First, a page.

5. “The suppression of our Afrikaans schools”, wrote P.J. van der Merwe, “would have meant the eventual destruction of our mother tongue. And if our language was lost, our churches and Protestant beliefs would soon follow. The Afrikaner in Angola would have totally lost his own identity after a few generations. It is a clear answer to the question of why the Angola-Boers moved back.”...
RE: Transvaal Farmers in Angola by host
4. The relationship between the Boers and the Portuguese authorities went sour after a while. Even before the end of the 19th century, half of the first group left Angola under the encouragement of Rev. M. Pelser, to settle down in the northern parts of South-West Africa (now Namibia)....
RE: Transvaal Farmers in Angola by host
3. The climate and forage on the Humpata highland seemed good, but it was soon apparent that pestilence and disease amongst the livestock would make livestock farming almost impossible at that stage. The farmers then had to find other ways of earning their keep, like hauling. Their ox wagons caused a traffic upheaval in Angola which gradually replaced the native carriers, which up to then, was the default transportation method of traders, explorers, and military conquerors. They were also good road builders and helped build amongst others, a mountain road downhill from Humpata to Moçamedes. The haulage trips also took them to other parts of Angola like the district of Bié, where some eventually settled....
RE: Transvaal Farmers in Angola by host
2. The first group, comprising of about 50 families, settled on the Humpata highland after negotiations with the governor of Moçamedes. 200 Hectares of ground were promised to every family, which would remain tax-free for ten years. (A summary of the agreement signed on 18 September 1880 at Moçamedes, can be found in N.A. Burger’s “Die Dorslandtrek, ‘n Histories-Geografiese Studie 1870-1954”, a doctrinal thesis done at the University of the Orange Free State, 1978, pp. 253-254.) In a second agreement regarding the settlement of the Boer-colony St Januario de Humpata, freedom of religion was also promised. (N.A. Burger, “Die Dorslandtrek”, p.258.) Later more migrations followed. In 1894, another sixty, in 1897 twenty, and in 1905 another twelve families moved to Angola, according to one source. (G.P.J. Trümpelmann in “Standard Encyclopedia of Southern Africa”, Volume 1, p. 426.) Other sources do not confirm the years and numbers though. (Compare N.A. Burger, “>b>Die Dorslandtrek”, Chapter XIII.)...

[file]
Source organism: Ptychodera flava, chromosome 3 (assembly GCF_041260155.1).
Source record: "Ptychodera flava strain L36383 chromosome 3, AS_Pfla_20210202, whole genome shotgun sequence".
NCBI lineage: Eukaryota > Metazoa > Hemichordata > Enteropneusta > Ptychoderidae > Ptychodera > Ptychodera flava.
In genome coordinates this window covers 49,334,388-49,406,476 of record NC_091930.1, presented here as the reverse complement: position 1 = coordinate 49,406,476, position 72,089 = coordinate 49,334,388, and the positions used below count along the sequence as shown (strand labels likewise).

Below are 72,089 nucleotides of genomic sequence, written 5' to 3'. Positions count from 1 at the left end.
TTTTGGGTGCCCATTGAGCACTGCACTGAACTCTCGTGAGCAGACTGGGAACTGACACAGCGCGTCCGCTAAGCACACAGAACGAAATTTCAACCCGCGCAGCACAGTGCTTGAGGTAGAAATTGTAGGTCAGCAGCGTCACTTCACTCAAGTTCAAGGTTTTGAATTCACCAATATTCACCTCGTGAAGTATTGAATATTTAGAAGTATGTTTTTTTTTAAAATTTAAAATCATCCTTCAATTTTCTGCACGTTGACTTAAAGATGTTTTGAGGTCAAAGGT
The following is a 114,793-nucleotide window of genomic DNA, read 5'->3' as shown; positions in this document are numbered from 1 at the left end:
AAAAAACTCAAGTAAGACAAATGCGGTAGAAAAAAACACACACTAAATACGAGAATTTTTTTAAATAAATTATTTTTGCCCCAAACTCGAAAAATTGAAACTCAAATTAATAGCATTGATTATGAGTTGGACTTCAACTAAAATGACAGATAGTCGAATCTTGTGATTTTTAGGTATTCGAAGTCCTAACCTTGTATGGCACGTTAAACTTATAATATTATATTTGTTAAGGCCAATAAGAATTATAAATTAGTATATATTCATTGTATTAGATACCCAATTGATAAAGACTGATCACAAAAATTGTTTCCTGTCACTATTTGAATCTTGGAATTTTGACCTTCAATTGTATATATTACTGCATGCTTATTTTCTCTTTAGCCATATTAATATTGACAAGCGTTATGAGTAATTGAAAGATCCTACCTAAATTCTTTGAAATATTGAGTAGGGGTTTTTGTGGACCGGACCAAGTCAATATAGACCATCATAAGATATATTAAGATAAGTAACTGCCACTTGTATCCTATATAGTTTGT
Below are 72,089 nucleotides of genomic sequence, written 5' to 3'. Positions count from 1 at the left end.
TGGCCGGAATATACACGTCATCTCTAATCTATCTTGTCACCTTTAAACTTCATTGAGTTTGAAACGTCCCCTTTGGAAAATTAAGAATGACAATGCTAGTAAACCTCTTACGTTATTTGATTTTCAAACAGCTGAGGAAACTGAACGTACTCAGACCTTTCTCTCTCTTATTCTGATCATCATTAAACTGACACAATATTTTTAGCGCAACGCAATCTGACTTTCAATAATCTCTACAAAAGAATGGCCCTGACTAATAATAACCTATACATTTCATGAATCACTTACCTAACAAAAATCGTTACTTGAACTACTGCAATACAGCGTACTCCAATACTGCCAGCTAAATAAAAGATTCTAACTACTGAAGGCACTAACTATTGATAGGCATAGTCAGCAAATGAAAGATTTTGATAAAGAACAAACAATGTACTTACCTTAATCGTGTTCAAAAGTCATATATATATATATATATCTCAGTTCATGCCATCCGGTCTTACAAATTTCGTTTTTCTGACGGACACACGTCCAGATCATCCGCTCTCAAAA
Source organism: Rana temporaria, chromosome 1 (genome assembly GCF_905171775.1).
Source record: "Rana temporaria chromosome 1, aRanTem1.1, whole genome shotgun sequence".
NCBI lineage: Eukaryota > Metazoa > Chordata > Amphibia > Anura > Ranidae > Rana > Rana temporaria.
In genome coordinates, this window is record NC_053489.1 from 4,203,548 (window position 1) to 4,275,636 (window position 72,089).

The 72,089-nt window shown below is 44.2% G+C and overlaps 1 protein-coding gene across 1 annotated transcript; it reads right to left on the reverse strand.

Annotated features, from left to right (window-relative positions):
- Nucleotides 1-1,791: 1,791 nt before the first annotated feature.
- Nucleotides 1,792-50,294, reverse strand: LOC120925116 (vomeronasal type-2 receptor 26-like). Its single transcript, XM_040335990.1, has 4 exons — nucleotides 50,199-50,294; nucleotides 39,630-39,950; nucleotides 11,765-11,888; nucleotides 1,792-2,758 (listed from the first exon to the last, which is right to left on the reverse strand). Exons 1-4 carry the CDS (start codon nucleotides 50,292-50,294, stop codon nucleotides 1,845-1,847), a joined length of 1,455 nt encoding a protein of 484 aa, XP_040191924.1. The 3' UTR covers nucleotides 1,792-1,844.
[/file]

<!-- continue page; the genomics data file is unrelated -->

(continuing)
RE: Inland Exploration by host
8. The Congress of Berlin demanded the colonies assigned to European countries be actively occupied. For Angola this meant renewed explorations and conquests and the settlement of more European colonists....
RE: Inland Exploration by host
7. That Angola finally got assigned to Portugal as a colony of such extend, is remarkable. The Congress of Berlin was followed by various other bilateral agreements in which the final borders of Angola were finalized....
RE: Inland Exploration by host
6. The motivation behind it was personal honor in some instances, or simply the human urge to get to know the unknown. There was the motive to expose the evils of the slave trade to the world, but there also existed a rational compulsion, in that a country could claim the areas that their explorers discovered. This related to the “scramble for Africa” and the resulting Congress of Berlin, whereby, in 1884-5, Africa were subdivided into colonies of the various claimant countries. At this congress, Portugal fought vehemently to keep the areas opened up by its explorers, especially the Lower-Congo, where it was the first on the scene, as well as the area between Angola and Mozambique....
RE: Inland Exploration by host
5. Thus the explorers crisscrossed Africa on long drawn-out safaris, accompanied by black carriers with the equipment on their heads and often with the explorer himself being deadly ill and carried on a chair or stretcher. They were the heroes of the time. Their travel journals almost always turned into top sellers....
RE: Inland Exploration by host
4. Due to examples set by other countries, the Geographical Association of Lisbon was established in 1875 in Portugal by a group of prominent people, who insisted that more money needed to be spent on exploration and colonial enterprises. According to them, Portugal’s colonies gave the country more international acclaim and status....
RE: Inland Exploration by host
3. In the eighteen-seventies a new interest in, and a national pride of, the country’s colonial achievements, awakened in Portugal. To a certain measure it was caused by the travels and exploits of Livingstone and Stanley and others, which focused the attention of the world on Africa. In this, also, the Portuguese were pioneers, but their expeditions did not raise the same attention....
RE: Inland Exploration by host
2. It started in 1838 with an expedition up to Cassanje, which is located between the Lui and Cuango rivers, followed by confirmation of Portuguese authority over the area between Moçamedes (Namibe) and the Cunene, as well as the conquest of the central highland up to the Cubango and the upper-flow of the Zambezi. In the north, Ambriz was conquered in 1858, followed by the construction of military posts at Quibaxe, Bernbe, and Sào Salvador. Efforts to conquer the Congo estuary were thwarted by the British....
RE: The Portuguese Colony of Angola by host
15. As to Angola, the slave trade died a slow death, and was replaced by a system of employment, which for many, came down to forced labour. Slavery can be regarded as one of the main causes of the low population of Angola....